Why Are Auto Rickshaws Such a Pain for Everyone?

Simon Harding
Grist Media

In the frenzied run up to the Delhi assembly elections in November this year, what is the likelihood that the ruling Congress party would insult a population of more than a lakh workers and call them "uncivilized"? Highly likely, it turns out, when the constituency is that of auto rickshaw drivers and the party feels assured of the support of both the middle classes and the media.

In the last few months, the Aam Aadmi Party has cannily involved Delhi's auto rickshaw drivers in its political campaigns: autos have ferried party members, delivered petitions and carried AAP campaign posters on their backs. There are currently about 70,000 autos in Delhi (the precise number is unknown), which means about 1.2 to 1.3 lakh auto drivers in the city (since most autos are driven for two daily shifts by different drivers). The fledgling party appears to be mobilising Delhi's auto drivers as a voting block, much to the disdain of the ruling Congress which has described the use of auto rickshaws as "uncouth" and "uncivilised" and is trying to block the posters in the High Court.

"When the AAP forms the government," claims AAP spokesperson Gaurav Singh, "we will build auto stands, stop vehicle impounding, focus on training with a view to reducing refusal and overcharging, eliminate the finance mafia and introduce financial benefits for auto drivers. AAP will ensure the emergence of strong unions which truly represent drivers."

Called "uncivil" by the ruling Congress, it is little wonder that Delhi's autowallahs have embraced the AAP simply because the party has sought to understand their actions, rather than simply reflect the public mood by lambasting them. "The AAP acknowledges that auto drivers have genuine grievances," says Rakesh Agarwal, founder of the auto-rickshaw social enterprise Nyayabhoomi (and the city's top authority on the auto-rickshaw sector), which is supporting the AAP; "as yet the party has made no grand promises, but its efforts to understand the suffering of the driver has earned it their support. Arvind Kejriwal has issued an open leaflet to drivers outlining the issues and how the AAP will tackle them when in power."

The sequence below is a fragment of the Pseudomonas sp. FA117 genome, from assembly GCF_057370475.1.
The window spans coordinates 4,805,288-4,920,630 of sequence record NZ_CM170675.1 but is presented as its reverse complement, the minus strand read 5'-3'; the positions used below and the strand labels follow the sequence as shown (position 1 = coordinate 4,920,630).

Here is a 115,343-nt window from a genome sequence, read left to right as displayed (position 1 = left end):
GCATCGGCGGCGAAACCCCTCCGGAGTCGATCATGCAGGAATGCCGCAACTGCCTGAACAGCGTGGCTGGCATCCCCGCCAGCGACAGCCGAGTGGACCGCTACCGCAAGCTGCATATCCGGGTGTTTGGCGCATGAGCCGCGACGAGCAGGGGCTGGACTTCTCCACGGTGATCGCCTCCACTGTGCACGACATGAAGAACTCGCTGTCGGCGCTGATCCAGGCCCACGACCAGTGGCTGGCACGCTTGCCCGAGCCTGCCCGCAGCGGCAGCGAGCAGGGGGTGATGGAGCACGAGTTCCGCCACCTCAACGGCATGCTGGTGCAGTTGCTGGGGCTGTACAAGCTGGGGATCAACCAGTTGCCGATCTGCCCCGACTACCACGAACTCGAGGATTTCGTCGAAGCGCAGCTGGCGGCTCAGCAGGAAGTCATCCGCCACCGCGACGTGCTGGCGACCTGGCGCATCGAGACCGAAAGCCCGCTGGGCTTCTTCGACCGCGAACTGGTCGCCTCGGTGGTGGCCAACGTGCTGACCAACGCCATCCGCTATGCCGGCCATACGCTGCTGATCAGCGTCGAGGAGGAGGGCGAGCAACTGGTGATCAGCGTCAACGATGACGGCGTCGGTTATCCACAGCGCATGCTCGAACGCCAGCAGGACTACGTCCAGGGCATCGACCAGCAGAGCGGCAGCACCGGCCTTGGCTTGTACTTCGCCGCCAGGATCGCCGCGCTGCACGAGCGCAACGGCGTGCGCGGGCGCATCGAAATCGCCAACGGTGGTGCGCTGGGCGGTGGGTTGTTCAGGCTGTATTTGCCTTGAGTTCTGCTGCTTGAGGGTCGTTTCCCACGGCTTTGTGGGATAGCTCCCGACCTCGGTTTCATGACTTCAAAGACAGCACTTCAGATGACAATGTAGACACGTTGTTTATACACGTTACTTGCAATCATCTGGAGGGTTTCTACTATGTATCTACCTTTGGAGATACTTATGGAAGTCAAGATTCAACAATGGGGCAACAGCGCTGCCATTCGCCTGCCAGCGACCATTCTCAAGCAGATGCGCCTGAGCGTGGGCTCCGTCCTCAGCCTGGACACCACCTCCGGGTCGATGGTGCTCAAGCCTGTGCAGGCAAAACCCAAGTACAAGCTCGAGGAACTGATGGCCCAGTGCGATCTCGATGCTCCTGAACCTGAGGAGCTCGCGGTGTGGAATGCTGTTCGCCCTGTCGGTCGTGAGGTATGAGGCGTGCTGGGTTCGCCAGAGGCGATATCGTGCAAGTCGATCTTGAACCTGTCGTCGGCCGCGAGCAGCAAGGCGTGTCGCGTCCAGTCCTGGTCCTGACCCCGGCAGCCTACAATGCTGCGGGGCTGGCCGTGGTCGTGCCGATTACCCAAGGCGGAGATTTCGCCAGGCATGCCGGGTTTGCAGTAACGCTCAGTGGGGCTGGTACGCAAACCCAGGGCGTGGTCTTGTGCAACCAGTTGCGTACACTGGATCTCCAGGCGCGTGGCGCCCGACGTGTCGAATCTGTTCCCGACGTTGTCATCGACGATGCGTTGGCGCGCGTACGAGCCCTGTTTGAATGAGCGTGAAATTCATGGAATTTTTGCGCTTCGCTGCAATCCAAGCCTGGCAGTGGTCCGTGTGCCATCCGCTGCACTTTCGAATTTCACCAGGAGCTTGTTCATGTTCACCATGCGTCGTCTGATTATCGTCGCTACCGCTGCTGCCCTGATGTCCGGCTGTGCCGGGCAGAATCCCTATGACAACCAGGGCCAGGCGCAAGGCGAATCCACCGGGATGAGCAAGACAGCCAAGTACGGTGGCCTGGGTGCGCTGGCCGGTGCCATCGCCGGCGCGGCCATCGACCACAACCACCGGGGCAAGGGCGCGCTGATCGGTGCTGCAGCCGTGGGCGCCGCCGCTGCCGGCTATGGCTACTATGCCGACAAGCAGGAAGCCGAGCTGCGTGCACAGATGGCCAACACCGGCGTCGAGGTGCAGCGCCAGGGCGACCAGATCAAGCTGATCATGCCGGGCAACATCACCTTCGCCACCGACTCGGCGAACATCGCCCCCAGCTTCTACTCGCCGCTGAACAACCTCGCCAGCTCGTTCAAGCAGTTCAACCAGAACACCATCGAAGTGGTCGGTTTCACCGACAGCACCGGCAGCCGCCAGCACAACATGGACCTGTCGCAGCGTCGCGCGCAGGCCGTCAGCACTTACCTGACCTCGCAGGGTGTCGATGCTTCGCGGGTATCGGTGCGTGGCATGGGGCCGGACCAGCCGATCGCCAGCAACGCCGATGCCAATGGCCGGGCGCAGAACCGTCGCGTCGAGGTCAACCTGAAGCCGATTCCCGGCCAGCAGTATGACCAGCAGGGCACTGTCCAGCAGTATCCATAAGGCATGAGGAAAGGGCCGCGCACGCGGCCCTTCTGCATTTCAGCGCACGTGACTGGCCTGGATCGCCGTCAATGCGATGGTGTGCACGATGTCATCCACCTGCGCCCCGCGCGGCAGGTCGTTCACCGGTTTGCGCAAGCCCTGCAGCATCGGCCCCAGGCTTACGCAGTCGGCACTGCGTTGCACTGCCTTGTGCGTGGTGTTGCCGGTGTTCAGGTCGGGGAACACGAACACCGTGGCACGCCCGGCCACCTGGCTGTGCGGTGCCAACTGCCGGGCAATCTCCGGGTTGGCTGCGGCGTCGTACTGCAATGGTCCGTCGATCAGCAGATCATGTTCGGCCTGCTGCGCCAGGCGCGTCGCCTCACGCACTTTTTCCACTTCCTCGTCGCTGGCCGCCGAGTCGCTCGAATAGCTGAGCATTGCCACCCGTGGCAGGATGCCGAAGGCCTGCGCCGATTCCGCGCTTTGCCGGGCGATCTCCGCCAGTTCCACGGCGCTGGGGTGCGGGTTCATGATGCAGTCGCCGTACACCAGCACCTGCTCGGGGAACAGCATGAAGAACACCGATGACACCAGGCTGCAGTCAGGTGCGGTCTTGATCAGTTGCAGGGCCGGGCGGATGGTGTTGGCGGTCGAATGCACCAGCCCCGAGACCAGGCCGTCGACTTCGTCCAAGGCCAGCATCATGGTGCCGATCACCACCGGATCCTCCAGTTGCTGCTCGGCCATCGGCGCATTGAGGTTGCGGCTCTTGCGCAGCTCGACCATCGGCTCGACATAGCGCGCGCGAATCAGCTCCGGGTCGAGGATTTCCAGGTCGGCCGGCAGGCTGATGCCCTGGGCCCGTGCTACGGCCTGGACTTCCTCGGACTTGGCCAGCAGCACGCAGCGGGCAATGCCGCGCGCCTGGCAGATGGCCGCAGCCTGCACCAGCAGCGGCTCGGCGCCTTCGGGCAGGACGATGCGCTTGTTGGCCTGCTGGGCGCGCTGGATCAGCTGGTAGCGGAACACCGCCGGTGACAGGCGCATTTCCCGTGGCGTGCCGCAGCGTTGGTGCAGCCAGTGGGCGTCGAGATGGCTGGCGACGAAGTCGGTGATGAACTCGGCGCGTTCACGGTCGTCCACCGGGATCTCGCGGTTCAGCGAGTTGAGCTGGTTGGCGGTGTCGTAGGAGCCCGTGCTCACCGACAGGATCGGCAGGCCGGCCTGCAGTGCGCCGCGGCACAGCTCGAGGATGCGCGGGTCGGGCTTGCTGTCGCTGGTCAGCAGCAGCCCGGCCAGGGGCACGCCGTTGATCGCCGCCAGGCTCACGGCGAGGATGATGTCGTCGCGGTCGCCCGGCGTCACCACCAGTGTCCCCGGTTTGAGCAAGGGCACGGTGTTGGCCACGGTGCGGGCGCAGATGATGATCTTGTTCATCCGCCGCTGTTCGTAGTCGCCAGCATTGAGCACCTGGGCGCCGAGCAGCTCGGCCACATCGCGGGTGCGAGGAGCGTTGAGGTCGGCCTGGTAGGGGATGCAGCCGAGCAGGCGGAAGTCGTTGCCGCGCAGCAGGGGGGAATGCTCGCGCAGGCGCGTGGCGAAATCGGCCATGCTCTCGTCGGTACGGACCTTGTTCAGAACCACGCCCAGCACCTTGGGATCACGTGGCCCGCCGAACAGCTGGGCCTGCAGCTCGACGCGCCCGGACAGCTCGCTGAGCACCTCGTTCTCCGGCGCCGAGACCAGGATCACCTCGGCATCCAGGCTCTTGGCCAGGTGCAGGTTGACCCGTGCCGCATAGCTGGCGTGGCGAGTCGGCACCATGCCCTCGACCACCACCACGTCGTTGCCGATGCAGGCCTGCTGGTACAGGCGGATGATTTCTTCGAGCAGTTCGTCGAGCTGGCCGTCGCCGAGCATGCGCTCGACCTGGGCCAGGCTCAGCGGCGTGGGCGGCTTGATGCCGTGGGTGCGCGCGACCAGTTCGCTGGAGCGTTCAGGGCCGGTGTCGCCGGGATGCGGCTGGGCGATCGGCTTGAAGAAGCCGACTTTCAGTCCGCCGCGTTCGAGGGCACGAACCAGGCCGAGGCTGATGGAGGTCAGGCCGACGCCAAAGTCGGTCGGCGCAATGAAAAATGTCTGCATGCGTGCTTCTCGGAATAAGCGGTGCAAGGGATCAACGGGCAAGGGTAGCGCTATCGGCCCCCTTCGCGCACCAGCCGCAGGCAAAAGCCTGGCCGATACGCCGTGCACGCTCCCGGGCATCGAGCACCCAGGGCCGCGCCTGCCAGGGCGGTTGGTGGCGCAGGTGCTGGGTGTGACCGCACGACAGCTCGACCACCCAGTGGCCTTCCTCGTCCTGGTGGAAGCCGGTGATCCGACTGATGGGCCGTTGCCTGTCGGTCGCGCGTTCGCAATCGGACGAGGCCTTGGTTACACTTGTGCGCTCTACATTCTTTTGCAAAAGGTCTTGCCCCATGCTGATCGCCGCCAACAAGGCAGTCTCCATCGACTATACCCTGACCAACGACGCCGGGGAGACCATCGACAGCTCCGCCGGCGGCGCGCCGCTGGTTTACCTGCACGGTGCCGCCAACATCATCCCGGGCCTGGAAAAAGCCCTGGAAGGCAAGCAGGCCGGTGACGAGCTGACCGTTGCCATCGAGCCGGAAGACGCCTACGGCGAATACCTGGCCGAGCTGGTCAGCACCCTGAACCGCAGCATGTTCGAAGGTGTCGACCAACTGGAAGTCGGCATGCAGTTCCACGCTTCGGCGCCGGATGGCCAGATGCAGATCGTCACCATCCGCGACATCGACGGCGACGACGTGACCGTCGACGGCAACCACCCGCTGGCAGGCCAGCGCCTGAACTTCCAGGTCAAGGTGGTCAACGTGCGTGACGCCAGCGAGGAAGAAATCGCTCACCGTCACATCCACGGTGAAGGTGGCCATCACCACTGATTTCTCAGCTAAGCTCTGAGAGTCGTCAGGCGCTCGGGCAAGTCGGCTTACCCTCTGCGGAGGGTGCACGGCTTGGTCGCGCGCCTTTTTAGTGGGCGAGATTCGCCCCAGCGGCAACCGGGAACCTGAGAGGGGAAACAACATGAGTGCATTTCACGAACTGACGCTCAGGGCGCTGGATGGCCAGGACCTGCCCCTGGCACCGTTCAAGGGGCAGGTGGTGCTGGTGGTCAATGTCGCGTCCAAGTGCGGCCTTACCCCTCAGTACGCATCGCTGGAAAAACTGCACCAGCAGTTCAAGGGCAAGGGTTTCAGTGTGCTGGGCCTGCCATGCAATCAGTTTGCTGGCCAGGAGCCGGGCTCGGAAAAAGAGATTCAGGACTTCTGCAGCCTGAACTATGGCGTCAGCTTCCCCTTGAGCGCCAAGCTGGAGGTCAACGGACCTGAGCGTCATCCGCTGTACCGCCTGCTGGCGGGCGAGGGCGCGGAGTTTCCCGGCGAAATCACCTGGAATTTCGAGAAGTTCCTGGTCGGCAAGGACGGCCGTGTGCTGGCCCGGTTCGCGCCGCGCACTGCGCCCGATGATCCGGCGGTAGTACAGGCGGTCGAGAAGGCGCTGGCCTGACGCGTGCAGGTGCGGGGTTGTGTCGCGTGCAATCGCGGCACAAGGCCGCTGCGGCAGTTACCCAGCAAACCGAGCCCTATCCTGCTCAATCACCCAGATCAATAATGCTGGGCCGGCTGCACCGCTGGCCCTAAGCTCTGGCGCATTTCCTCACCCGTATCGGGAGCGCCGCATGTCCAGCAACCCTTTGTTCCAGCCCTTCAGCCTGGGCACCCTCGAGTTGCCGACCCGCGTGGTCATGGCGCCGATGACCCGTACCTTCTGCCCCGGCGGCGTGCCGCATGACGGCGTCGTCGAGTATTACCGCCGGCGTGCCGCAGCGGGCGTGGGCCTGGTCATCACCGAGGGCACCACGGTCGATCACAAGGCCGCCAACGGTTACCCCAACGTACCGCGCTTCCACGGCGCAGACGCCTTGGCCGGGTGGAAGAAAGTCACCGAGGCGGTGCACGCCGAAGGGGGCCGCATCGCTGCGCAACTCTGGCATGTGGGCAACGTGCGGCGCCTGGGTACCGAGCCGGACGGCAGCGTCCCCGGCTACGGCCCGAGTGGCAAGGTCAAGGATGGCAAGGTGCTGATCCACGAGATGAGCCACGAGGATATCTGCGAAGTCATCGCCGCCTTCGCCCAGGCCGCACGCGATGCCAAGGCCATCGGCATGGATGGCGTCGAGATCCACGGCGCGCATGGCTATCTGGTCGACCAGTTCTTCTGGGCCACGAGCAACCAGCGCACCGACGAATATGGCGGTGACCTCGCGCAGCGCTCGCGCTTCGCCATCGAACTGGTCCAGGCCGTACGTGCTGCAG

The auto drivers will have to wait to see post-elections whether their hardships are quickly forgotten or whether their support for the AAP will lead to real policy changes that break the ladder of exploitation.

While the establishment sees the auto driver as a new and unwelcome intruder into the political arena, to the average commuter these drivers are a regular and unavoidable source of aggravation, frustration and rage. Consistent complaints about drivers imply that it is also often rather difficult to live with them. But the critical role of the auto in transportation across urban India means that, for the middle classes, it also remains hard to live without them.

Our Back Seat Driving

The complaints against auto drivers are so familiar to most of us, it seems unnecessary to go into them. For form's sake, though, let us reiterate that in most major Indian cities, the two consistent complaints about auto drivers are that they overcharge and they refuse passengers. Their meters are often broken, tampered with or simply never turned on, forcing the passenger into bad-tempered haggling on the road. If a mutually acceptable price proves elusive, the driver just speeds off.

Despite the brevity of these encounters, they instil a sense of frustration and often outright anger in the passenger. The commuter, late for work and paying more than the meter rate, asks herself, "Do I need this hassle every morning? Do I really need to deal with these hooligans and their attitude? Won't someone do something about them?"